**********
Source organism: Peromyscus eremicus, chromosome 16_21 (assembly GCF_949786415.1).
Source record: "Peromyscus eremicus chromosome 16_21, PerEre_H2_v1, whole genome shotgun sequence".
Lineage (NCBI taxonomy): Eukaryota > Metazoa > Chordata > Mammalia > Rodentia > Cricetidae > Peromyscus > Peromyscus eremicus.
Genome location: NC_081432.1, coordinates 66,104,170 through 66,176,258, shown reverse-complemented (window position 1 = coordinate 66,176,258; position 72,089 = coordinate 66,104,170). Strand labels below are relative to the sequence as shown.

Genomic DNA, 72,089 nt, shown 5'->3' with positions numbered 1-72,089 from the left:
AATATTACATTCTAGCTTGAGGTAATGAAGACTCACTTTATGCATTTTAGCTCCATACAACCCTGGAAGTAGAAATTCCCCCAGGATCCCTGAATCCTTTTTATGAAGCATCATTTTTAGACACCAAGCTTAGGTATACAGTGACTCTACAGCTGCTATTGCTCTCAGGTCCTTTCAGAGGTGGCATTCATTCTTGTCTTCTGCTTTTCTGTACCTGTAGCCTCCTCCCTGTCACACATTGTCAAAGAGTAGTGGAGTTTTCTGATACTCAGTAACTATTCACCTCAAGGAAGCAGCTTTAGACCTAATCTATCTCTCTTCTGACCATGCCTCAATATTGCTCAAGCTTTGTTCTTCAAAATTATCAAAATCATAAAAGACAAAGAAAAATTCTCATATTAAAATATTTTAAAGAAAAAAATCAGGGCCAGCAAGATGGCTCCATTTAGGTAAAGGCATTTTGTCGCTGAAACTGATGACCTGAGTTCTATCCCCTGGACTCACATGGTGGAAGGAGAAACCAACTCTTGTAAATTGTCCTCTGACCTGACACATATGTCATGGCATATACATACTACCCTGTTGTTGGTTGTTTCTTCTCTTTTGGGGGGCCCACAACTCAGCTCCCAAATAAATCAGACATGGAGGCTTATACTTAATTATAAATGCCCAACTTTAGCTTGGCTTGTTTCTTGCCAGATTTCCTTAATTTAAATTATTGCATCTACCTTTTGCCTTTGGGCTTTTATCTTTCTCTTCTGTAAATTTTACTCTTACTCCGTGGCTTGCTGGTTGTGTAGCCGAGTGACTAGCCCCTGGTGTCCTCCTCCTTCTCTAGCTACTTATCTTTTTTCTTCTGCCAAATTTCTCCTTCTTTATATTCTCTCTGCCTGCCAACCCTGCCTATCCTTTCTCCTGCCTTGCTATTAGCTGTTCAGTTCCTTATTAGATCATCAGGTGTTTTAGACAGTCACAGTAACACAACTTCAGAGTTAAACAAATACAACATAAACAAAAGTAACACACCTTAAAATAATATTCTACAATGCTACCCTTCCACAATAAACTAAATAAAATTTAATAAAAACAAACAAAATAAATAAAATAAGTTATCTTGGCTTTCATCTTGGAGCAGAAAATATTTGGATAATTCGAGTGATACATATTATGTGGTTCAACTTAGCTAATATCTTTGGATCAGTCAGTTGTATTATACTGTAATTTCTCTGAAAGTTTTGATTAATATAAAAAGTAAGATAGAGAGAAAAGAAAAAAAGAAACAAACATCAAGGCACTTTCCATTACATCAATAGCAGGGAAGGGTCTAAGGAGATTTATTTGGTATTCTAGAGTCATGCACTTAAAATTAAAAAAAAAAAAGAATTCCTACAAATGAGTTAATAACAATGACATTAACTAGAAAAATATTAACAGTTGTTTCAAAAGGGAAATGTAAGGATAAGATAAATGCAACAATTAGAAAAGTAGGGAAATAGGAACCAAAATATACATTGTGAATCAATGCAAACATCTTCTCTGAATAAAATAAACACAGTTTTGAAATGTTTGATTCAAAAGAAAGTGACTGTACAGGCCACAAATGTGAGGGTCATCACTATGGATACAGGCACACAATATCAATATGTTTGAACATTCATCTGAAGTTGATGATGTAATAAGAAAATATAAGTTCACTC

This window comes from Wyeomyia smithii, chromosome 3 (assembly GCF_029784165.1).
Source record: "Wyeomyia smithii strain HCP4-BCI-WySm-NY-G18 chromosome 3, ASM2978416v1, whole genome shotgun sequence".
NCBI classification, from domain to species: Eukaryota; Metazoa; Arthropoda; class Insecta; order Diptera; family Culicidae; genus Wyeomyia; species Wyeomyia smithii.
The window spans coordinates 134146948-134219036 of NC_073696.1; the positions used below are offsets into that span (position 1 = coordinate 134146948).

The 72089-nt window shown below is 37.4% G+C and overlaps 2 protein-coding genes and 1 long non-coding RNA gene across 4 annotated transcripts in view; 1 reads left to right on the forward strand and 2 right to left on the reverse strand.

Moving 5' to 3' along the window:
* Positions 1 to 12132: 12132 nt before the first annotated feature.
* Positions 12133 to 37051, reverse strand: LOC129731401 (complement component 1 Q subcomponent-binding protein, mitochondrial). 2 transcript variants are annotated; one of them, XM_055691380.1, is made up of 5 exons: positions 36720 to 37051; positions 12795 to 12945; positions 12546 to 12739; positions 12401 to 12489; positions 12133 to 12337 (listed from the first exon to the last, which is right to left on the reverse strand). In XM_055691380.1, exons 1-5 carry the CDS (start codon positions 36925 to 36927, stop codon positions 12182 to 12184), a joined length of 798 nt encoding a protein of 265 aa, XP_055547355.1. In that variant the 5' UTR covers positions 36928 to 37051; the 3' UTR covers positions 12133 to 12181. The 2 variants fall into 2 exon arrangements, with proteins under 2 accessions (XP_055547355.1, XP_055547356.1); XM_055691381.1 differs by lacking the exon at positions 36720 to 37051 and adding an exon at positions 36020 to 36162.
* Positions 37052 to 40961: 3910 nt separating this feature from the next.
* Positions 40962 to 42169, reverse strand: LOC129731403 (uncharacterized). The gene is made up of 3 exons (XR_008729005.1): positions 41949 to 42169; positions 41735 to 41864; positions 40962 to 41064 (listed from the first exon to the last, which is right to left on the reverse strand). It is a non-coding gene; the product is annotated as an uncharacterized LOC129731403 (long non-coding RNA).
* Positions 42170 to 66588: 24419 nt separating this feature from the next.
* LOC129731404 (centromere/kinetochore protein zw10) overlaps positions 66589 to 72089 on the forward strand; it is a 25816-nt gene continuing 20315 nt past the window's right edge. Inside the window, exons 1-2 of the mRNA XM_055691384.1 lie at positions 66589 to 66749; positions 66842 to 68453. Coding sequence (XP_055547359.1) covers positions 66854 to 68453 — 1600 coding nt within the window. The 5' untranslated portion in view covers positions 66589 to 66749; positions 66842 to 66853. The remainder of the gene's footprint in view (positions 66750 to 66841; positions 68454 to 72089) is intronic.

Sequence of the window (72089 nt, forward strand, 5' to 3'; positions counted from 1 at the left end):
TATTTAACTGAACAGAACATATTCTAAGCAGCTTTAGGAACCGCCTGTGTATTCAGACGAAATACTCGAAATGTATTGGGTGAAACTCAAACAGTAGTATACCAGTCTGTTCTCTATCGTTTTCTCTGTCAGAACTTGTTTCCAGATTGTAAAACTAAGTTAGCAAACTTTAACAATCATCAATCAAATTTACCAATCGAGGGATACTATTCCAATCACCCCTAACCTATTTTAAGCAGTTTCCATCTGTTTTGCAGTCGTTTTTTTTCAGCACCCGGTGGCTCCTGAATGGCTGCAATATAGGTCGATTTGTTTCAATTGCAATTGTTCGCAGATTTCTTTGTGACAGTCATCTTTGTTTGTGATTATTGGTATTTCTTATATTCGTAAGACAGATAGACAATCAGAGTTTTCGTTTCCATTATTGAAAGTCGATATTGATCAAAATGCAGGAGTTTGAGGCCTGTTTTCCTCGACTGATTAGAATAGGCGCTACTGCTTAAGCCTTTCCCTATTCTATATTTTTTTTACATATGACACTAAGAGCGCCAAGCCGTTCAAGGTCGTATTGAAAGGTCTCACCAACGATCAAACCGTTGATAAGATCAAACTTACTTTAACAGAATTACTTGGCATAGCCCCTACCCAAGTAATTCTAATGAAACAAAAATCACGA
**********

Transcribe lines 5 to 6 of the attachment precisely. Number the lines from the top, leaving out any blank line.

Genomic DNA, 72,089 nt, shown 5'->3' with positions numbered 1-72,089 from the left:
AATATTACATTCTAGCTTGAGGTAATGAAGACTCACTTTATGCATTTTAGCTCCATACAACCCTGGAAGTAGAAATTCCCCCAGGATCCCTGAATCCTTTTTATGAAGCATCATTTTTAGACACCAAGCTTAGGTATACAGTGACTCTACAGCTGCTATTGCTCTCAGGTCCTTTCAGAGGTGGCATTCATTCTTGTCTTCTGCTTTTCTGTACCTGTAGCCTCCTCCCTGTCACACATTGTCAAAGAGTAGTGGAGTTTTCTGATACTCAGTAACTATTCACCTCAAGGAAGCAGCTTTAGACCTAATCTATCTCTCTTCTGACCATGCCTCAATATTGCTCAAGCTTTGTTCTTCAAAATTATCAAAATCATAAAAGACAAAGAAAAATTCTCATATTAAAATATTTTAAAGAAAAAAATCAGGGCCAGCAAGATGGCTCCATTTAGGTAAAGGCATTTTGTCGCTGAAACTGATGACCTGAGTTCTATCCCCTGGACTCACATGGTGGAAGGAGAAACCAACTCTTGTAAATTGTCCTCTGACCTGACACATATGTCATGGCATATACATACTACCCTGTTGTTGGTTGTTTCTTCTCTTTTGGGGGGCCCACAACTCAGCTCCCAAATAAATCAGACATGGAGGCTTATACTTAATTATAAATGCCCAACTTTAGCTTGGCTTGTTTCTTGCCAGATTTCCTTAATTTAAATTATTGCATCTACCTTTTGCCTTTGGGCTTTTATCTTTCTCTTCTGTAAATTTTACTCTTACTCCGTGGCTTGCTGGTTGTGTAGCCGAGTGACTAGCCCCTGGTGTCCTCCTCCTTCTCTAGCTACTTATCTTTTTTCTTCTGCCAAATTTCTCCTTCTTTATATTCTCTCTGCCTGCCAACCCTGCCTATCCTTTCTCCTGCCTTGCTATTAGCTGTTCAGTTCCTTATTAGATCATCAGGTGTTTTAGACAGTCACAGTAACACAACTTCAGAGTTAAACAAATACAACATAAACAAAAGTAACACACCTTAAAATAATATTCTACAATGCTACCCTTCCACAATAAACTAAATAAAATTTAATAAAAACAAACAAAATAAATAAAATAAGTTATCTTGGCTTTCATCTTGGAGCAGAAAATATTTGGATAATTCGAGTGATACATATTATGTGGTTCAACTTAGCTAATATCTTTGGATCAGTCAGTTGTATTATACTGTAATTTCTCTGAAAGTTTTGATTAATATAAAAAGTAAGATAGAGAGAAAAGAAAAAAAGAAACAAACATCAAGGCACTTTCCATTACATCAATAGCAGGGAAGGGTCTAAGGAGATTTATTTGGTATTCTAGAGTCATGCACTTAAAATTAAAAAAAAAAAAGAATTCCTACAAATGAGTTAATAACAATGACATTAACTAGAAAAATATTAACAGTTGTTTCAAAAGGGAAATGTAAGGATAAGATAAATGCAACAATTAGAAAAGTAGGGAAATAGGAACCAAAATATACATTGTGAATCAATGCAAACATCTTCTCTGAATAAAATAAACACAGTTTTGAAATGTTTGATTCAAAAGAAAGTGACTGTACAGGCCACAAATGTGAGGGTCATCACTATGGATACAGGCACACAATATCAATATGTTTGAACATTCATCTGAAGTTGATGATGTAATAAGAAAATATAAGTTCACTC